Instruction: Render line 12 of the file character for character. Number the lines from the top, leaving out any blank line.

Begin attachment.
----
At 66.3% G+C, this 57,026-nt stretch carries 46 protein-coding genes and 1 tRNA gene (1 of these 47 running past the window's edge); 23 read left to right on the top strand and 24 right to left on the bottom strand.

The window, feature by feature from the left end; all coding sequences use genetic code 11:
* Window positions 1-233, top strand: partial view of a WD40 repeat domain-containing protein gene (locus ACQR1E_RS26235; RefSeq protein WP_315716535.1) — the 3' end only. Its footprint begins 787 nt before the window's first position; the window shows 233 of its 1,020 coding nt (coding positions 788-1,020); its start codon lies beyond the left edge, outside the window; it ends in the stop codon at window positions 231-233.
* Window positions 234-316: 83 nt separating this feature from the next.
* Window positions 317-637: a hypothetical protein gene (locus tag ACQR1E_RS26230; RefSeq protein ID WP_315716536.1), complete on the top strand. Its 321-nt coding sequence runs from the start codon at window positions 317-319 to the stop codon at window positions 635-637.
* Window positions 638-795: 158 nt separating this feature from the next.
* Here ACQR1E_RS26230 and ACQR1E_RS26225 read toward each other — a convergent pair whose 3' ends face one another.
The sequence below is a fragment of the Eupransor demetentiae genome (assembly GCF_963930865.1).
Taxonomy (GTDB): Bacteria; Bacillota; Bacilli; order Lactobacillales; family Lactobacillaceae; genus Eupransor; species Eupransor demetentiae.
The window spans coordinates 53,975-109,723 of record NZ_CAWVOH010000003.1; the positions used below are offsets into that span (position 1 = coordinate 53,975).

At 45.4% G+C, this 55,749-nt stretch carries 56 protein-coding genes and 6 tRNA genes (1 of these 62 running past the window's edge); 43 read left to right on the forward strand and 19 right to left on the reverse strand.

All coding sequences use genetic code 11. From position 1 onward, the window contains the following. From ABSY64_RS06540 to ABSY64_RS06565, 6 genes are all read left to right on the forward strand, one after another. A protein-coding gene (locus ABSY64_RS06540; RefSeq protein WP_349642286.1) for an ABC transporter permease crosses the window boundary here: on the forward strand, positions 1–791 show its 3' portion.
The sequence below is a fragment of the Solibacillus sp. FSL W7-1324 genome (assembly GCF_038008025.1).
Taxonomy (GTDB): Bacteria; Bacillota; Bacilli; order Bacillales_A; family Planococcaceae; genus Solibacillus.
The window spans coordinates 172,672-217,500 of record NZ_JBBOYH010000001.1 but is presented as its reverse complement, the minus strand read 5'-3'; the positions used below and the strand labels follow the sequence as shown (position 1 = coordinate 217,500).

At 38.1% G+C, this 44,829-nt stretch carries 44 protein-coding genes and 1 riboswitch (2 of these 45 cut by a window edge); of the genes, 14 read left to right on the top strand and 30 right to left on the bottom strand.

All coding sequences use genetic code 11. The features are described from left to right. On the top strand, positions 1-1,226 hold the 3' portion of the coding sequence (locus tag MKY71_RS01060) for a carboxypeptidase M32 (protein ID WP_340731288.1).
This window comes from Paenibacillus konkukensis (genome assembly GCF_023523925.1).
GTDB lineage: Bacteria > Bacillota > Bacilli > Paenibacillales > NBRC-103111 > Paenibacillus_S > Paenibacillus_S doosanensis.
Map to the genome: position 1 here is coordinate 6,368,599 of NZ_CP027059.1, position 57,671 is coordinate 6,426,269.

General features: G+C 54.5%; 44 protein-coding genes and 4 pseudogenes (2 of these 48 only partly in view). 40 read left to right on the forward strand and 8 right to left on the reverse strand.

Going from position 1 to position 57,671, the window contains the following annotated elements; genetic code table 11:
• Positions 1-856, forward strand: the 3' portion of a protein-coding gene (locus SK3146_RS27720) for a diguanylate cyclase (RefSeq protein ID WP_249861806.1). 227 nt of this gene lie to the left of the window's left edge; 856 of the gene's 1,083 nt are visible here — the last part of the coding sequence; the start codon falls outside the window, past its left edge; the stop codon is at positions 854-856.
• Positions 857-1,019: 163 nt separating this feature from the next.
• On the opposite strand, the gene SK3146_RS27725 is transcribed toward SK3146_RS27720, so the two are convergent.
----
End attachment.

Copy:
All coding sequences use genetic code 11. From position 1 onward, the window contains the following. From ABSY64_RS06540 to ABSY64_RS06565, 6 genes are all read left to right on the forward strand, one after another. A protein-coding gene (locus ABSY64_RS06540; RefSeq protein WP_349642286.1) for an ABC transporter permease crosses the window boundary here: on the forward strand, positions 1–791 show its 3' portion.